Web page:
The lessons-learned doctrine from the war in Ukraine is yet to be written, but the conflict has clearly demonstrated how paramilitary forces, such as Russia’s Wagner Private Military Company (better known simply as the Wagner Group) can reinforce state militaries.
Of course, proxies and non-state partnerships have influenced the contours of conflicts in the Middle East for many years. Iran’s Islamic Revolutionary Guard Corps (IRGC) has led the curve via its relationships with Shia militia groups in Iraq and across the Levant.
Yet the IRGC is more than a fighting force. Despite sanctions on its commercial affiliates, most notably Khatam al-Anbia, it is a financially self-sustaining military. Beyond this, the IRGC created a systemic model of establishing a presence in vulnerable states and regions, and followed with front and shell companies for funding and sanctions circumvention. And the Wagner Group appears to be following a similar path. Moreover, Wagner serves as a tool of foreign policy for Moscow, just as the IRGC does for Iran.
There are key differences to be sure. The IRGC was created by and is recognized as a military institution of the Iranian regime. The Wagner Group is a private military company, owned by one man—Yevgeny Prigozhin. And while it works in tandem with the Russian defense forces, it also competes with them for resources and funding. Yet while Prigozhin is the owner, the group is believed to be loosely managed by Russia’s Ministry of Defense and the GRU, its military intelligence office.
Just as the IRGC’s operations have spread from Iran to Syria and beyond, so have Wagner Group operations extended from Ukraine through much of Africa. The use of self-sustaining fighting groups appeals to certain states, because they allow them to impose greater losses and costs on their enemies and alter global order. This model is gradually becoming the norm in warfare and international relations.
The IRGC Model
The dark alliance between Russia and Iran is a study with multiple variables. It ranges from military-to-military coordination in Syria (to keep Bashar al-Assad in power) to arming Russian forces with Iranian drones to fight Ukraine. The scope of cooperation is determined by the necessities of the conflict.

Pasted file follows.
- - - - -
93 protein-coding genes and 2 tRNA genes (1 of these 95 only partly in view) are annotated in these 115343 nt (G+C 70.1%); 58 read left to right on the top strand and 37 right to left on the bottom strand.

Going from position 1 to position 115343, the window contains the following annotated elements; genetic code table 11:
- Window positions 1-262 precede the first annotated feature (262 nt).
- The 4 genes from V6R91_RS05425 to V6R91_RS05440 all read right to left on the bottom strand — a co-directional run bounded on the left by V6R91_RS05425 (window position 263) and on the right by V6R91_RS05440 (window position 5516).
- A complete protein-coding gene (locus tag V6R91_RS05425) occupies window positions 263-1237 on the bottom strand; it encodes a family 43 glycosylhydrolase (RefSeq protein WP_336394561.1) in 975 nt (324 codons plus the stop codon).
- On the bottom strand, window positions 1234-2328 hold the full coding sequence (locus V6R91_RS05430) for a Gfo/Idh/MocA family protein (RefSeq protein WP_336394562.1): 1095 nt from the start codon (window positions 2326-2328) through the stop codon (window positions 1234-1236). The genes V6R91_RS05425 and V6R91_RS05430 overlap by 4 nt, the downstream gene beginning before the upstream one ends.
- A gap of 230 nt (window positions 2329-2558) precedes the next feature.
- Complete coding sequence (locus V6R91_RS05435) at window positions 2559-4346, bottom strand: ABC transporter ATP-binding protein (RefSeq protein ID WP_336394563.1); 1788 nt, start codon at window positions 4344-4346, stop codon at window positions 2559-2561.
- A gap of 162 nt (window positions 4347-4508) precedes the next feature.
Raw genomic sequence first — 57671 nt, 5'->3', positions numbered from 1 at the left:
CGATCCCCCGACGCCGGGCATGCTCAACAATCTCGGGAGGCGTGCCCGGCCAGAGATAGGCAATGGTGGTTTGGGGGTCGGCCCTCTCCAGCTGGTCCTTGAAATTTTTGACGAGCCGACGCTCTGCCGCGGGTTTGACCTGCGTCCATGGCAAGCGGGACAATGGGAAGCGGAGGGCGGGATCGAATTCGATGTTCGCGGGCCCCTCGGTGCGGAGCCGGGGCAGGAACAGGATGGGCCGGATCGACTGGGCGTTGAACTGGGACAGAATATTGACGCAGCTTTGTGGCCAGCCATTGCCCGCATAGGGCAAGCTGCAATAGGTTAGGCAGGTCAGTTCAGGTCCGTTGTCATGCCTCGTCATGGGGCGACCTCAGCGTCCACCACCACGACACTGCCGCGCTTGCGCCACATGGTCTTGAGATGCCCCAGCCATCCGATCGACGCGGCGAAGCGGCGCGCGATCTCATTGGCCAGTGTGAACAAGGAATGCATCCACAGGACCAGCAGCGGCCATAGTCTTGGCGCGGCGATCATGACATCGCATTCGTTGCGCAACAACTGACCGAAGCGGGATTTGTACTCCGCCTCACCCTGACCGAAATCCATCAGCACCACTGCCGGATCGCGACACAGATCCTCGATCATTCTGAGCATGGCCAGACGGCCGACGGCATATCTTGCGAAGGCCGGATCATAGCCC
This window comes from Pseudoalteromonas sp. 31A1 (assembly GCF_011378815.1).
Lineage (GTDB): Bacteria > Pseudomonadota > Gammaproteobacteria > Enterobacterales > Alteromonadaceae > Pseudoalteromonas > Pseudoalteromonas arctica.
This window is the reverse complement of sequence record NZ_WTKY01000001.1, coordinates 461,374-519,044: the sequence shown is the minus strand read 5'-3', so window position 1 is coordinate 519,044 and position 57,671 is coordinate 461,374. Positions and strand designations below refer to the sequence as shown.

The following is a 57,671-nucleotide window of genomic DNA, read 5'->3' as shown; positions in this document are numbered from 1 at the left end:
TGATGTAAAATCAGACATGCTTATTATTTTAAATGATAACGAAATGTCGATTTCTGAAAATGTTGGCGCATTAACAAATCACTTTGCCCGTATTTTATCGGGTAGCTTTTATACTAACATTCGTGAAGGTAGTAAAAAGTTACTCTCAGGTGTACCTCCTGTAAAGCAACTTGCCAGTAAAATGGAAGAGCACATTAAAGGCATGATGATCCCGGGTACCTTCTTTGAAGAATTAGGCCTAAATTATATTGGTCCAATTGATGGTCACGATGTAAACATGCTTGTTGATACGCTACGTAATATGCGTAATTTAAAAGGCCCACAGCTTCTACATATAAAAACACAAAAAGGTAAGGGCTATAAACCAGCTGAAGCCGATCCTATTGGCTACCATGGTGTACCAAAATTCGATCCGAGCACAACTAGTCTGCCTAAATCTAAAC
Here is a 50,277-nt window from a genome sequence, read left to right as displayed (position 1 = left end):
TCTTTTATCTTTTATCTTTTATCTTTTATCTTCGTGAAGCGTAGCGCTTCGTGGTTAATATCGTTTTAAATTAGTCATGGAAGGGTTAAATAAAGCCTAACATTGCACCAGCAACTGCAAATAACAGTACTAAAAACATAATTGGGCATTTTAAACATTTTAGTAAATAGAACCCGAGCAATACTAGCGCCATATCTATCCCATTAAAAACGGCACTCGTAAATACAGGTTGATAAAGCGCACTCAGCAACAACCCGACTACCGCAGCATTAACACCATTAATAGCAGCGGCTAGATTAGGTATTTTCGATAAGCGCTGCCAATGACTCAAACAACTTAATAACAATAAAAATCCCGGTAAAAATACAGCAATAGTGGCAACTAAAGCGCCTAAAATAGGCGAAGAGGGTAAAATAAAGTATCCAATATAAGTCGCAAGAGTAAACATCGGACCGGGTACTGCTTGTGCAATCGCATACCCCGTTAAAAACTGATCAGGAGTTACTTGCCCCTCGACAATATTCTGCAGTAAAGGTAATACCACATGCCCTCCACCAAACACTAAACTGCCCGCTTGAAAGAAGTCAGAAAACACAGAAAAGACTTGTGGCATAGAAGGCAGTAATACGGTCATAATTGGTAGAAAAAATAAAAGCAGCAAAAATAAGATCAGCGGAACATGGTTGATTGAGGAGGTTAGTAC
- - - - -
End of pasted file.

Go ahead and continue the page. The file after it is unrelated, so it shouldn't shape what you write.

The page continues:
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The Iranian Artesh has always been considered the conventional state military. The 1979 Islamic Revolution in Iran ushered in an era of regional change and domestic turmoil that called for a force that could temper anti-regime ambitions. The IRGC was born from this state of affairs. Gradually, this export arm of the Islamic Revolution transitioned into a major player in Iran’s economy, politics, and even foreign affairs. But it was a series of crises that catapulted the IRGC to self-sufficiency and political dominance.
The Iran-Iraq War was a pivotal moment not just for the region, but for Iran to reevaluate its priorities and define its defense doctrine. The IRGC-owned Khatam al-Anbia was established to rebuild the country following the war. It became the leading engineering and construction company in Iran, which continually wins multi-billion-dollar contracts from the state because of the lack of competition. It was beyond domestic control; the IRGC expanded abroad and exploited vacuums.
Following the 2003 Iraq war, U.S. political maneuvering with the new government in Baghdad left open pockets of opportunity ripe for Iranian influence. This influence expanded vastly from 2013–2017; while the United States was focused on combating the Islamic State, the IRGC Qods Force created parameters for Iranian staying power in both Iraq and Syria.
This was accomplished largely through the efforts of former IRGC-QF commander General Qasem Soleimani, who cultivated a variety of lethal Shia militia groups that were both nationalist, but loyal to him personally. This facilitated a political, economic, and military power grab along the Shia crescent. Front and shell companies have been weaved into the IRGC defense doctrine. Once a presence is established, a range of regionally based companies facilitate the IRGC’s illicit activities.